Skeletal muscle adaptation to exercise: can we call it “Sarcohormesis”?  

By Maurílio Dutra and Martim Bottaro

More than eighty years ago, the process of adaptation of the human body in response to a specific stressor to return to normal homeostasis was termed “general adaptation syndrome”[1].  The concept was then broadened to what it is now referred to as the hormesis theory[2]. The idea of hormesis has been recently adapted to the mitochondria and has been named mitohormesis[3,4].  The term refers to an adaptive response mediated by mitochondria in which exposure to a low to mild level of stress culminates in increased stress resistance over time[3]. Usually, the main cause of this stress is the production of reactive oxygen species (ROS) (ie, oxidative stress). Noteworthy, physical exercise increases mitochondrial metabolism and ROS formation, which triggers this adaptive response leading not only to increased stress resistance (i.e. antioxidant defense), but also to a plethora of physiological adaptations that eventually culminates in extended life span [3].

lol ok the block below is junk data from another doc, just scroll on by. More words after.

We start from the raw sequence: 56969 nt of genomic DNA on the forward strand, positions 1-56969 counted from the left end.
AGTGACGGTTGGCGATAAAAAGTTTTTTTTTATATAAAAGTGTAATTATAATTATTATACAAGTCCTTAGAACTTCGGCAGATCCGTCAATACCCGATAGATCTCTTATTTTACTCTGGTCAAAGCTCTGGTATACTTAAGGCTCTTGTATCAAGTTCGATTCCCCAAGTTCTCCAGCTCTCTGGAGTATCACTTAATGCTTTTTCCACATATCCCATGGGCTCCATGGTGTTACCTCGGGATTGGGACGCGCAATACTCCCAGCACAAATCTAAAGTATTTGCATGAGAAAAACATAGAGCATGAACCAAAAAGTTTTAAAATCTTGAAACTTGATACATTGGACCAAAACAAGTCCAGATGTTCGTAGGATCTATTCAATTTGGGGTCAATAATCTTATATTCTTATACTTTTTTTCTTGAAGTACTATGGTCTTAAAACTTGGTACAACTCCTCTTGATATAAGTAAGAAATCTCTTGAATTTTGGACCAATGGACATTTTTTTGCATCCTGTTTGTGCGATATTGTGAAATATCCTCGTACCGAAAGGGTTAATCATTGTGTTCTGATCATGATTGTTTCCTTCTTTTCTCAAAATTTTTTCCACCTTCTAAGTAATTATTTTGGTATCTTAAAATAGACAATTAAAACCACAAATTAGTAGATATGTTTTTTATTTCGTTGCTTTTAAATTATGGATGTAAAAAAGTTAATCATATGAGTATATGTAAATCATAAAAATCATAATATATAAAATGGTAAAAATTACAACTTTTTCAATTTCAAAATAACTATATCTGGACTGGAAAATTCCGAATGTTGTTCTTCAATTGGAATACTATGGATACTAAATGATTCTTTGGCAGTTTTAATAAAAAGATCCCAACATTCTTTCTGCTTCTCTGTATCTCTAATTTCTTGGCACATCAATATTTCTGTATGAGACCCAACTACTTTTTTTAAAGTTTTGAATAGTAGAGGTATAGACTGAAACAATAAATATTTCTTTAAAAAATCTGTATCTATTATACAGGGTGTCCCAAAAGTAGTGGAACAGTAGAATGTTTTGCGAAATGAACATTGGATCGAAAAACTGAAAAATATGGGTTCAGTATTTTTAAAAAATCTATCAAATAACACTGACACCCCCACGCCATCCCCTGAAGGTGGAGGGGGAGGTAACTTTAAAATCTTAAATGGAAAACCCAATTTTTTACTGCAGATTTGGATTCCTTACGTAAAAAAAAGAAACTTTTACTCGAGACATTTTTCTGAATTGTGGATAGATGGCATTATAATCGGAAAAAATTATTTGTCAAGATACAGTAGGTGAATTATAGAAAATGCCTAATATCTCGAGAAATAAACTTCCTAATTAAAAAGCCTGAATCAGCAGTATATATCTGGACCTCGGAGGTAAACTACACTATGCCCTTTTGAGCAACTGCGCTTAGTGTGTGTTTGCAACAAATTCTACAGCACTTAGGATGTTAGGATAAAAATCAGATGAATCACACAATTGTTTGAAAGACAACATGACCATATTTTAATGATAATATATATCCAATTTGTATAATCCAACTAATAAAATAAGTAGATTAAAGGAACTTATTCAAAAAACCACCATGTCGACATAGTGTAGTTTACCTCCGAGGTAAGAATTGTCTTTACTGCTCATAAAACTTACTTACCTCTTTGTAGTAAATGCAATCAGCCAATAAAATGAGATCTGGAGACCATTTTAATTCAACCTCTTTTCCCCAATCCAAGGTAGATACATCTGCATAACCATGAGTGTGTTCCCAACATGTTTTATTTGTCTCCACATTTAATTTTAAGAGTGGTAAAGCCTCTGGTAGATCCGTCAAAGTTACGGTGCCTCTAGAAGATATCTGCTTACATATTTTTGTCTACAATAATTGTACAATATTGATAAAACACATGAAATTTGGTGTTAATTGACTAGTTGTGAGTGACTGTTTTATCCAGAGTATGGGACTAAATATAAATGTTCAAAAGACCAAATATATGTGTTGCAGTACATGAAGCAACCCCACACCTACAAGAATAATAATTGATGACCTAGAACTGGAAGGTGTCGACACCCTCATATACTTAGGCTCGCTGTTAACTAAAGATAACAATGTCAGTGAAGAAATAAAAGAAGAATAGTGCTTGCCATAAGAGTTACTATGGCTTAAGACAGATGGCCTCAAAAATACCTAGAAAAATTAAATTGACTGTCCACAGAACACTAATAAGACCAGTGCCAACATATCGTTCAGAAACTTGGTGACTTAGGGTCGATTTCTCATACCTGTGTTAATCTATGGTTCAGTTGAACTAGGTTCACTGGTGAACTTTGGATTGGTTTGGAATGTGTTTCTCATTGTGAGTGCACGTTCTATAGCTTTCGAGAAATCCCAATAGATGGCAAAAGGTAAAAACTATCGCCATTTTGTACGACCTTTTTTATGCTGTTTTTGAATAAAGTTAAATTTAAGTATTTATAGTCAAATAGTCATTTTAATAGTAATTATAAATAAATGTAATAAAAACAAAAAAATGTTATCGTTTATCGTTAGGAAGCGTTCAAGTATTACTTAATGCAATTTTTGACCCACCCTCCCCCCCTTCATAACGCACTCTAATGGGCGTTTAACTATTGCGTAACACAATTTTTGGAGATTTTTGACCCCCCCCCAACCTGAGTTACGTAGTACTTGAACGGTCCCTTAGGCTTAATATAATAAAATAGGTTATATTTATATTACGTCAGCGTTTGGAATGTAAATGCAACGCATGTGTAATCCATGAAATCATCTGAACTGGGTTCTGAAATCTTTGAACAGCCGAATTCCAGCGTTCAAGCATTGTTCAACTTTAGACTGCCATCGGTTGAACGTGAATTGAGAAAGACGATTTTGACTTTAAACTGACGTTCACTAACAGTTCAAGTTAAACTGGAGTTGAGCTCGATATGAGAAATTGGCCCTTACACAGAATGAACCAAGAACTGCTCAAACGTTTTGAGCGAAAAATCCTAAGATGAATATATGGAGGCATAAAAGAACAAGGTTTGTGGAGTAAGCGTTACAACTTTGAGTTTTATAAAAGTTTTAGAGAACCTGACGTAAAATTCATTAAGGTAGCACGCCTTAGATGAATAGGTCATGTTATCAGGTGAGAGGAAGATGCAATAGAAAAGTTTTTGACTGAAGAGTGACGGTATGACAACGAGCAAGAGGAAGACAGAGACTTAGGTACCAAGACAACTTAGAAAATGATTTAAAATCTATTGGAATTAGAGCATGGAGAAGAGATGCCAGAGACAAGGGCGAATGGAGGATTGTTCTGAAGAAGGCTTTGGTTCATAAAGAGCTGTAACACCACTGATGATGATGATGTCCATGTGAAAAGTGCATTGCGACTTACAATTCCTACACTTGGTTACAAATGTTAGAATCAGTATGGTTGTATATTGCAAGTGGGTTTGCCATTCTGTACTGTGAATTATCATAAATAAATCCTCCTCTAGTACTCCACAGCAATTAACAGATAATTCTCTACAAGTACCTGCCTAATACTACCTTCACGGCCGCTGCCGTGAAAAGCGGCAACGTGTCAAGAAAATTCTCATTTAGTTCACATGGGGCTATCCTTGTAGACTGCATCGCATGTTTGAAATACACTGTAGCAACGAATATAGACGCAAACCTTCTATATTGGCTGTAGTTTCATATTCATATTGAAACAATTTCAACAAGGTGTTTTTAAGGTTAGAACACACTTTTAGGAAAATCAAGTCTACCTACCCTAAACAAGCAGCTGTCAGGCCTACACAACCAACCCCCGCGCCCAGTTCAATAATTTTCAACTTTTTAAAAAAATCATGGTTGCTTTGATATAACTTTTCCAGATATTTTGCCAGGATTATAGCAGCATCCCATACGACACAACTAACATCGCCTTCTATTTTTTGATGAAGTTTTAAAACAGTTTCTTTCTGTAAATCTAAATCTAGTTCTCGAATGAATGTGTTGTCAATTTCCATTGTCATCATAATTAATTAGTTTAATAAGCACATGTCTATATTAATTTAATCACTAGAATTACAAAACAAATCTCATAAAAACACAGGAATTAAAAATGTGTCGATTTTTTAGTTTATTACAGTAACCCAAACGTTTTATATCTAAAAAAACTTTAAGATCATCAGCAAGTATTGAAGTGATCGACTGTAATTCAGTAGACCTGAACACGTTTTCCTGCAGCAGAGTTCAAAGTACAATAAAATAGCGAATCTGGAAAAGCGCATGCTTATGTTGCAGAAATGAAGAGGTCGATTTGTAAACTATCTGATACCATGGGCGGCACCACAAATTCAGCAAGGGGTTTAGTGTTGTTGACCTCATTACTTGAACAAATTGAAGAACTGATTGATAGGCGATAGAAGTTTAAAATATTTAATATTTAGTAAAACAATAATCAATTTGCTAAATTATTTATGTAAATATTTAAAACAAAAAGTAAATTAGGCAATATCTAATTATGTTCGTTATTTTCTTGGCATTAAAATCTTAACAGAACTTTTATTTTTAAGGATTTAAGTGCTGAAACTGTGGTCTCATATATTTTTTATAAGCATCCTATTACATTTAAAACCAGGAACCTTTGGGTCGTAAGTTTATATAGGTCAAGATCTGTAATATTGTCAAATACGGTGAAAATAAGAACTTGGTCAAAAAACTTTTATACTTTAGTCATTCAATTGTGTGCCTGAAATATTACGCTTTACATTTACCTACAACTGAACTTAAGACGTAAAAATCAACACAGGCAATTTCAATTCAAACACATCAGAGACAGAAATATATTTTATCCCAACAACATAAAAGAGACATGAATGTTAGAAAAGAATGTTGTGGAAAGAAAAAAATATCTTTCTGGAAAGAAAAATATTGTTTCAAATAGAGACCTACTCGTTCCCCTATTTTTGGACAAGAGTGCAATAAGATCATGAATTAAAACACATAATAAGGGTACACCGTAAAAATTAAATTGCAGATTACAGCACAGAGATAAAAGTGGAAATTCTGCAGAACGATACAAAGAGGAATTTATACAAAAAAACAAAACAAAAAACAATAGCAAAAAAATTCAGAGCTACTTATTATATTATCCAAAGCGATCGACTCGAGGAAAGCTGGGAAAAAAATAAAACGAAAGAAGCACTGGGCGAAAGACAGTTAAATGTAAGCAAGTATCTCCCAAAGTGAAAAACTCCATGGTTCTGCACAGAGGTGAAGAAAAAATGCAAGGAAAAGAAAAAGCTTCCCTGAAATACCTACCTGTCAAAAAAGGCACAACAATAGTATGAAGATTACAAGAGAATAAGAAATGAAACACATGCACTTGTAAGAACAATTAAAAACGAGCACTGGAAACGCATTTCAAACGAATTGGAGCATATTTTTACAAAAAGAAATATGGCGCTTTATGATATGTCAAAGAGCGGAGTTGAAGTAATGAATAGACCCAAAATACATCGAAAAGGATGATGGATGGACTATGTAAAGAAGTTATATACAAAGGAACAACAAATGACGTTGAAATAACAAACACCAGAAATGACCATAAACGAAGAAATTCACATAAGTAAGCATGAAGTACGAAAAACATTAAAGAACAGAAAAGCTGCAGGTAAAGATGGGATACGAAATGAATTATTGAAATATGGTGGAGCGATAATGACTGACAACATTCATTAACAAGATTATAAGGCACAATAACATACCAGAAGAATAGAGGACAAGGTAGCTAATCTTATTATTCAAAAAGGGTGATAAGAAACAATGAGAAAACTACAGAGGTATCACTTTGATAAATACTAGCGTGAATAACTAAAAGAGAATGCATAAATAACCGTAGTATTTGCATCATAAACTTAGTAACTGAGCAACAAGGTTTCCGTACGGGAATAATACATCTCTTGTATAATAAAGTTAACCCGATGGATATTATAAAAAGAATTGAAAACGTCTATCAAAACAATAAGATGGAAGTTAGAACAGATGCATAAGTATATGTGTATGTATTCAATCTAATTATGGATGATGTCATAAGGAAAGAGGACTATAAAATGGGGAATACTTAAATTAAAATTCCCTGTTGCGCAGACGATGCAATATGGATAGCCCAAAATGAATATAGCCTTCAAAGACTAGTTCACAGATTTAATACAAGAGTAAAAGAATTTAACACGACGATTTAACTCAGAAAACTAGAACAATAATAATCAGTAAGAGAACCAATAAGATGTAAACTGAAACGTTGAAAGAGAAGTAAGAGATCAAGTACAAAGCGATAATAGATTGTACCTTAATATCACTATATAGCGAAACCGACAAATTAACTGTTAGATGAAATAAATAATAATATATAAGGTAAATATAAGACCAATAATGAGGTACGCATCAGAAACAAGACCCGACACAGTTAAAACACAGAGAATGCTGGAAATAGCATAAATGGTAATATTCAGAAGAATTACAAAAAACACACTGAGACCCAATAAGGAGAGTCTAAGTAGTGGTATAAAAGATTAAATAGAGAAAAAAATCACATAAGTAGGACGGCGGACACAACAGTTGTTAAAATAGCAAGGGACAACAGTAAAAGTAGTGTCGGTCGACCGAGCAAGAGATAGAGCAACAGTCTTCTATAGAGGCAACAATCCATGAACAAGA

Merry and Ristow [2] have recently reviewed this topic and summarized the evidence that mitohormesis is a significant adaptive-response signaling pathway that is precipitated by exercise. They suggest that mitohormesis plays a key role in mediating exercise induced adaptations. In addition to ROS, the authors state that there are other potential mitochondrial signal emitters acting to mediate adaptation in physical exercise, such as mitochondrial derived peptides (mitokines). Of note, both ROS and mitokines may elicit mitochondrial and systemic adaptations that protect the body against metabolic disturbances[2].

In another review [5], authors highlight that ROS produced as a consequence of muscle contraction may serve as signaling molecules to stimulate adaptations due to the activation of redox sensitive signaling pathway. Some of the most important redox sensitive pathways implicated in skeletal muscle adaptations are nuclear factor κB (NFκB), mitogen-activated protein kinases (MAPK) and peroxisome proliferator-activated receptor γ co-activator 1α (PGC-1α)[5]. It’s argued that they play a role in mitochondrial biogenesis, antioxidant defense, inflammation and protein turnover[5]. Thus, redox signaling may be one of the most relevant molecular mechanisms of exercise induced adaptive response (i.e. hormesis/mitohormesis) that leads to improved skeletal muscle health, once skeletal muscle is the major source of ROS during exercise[6].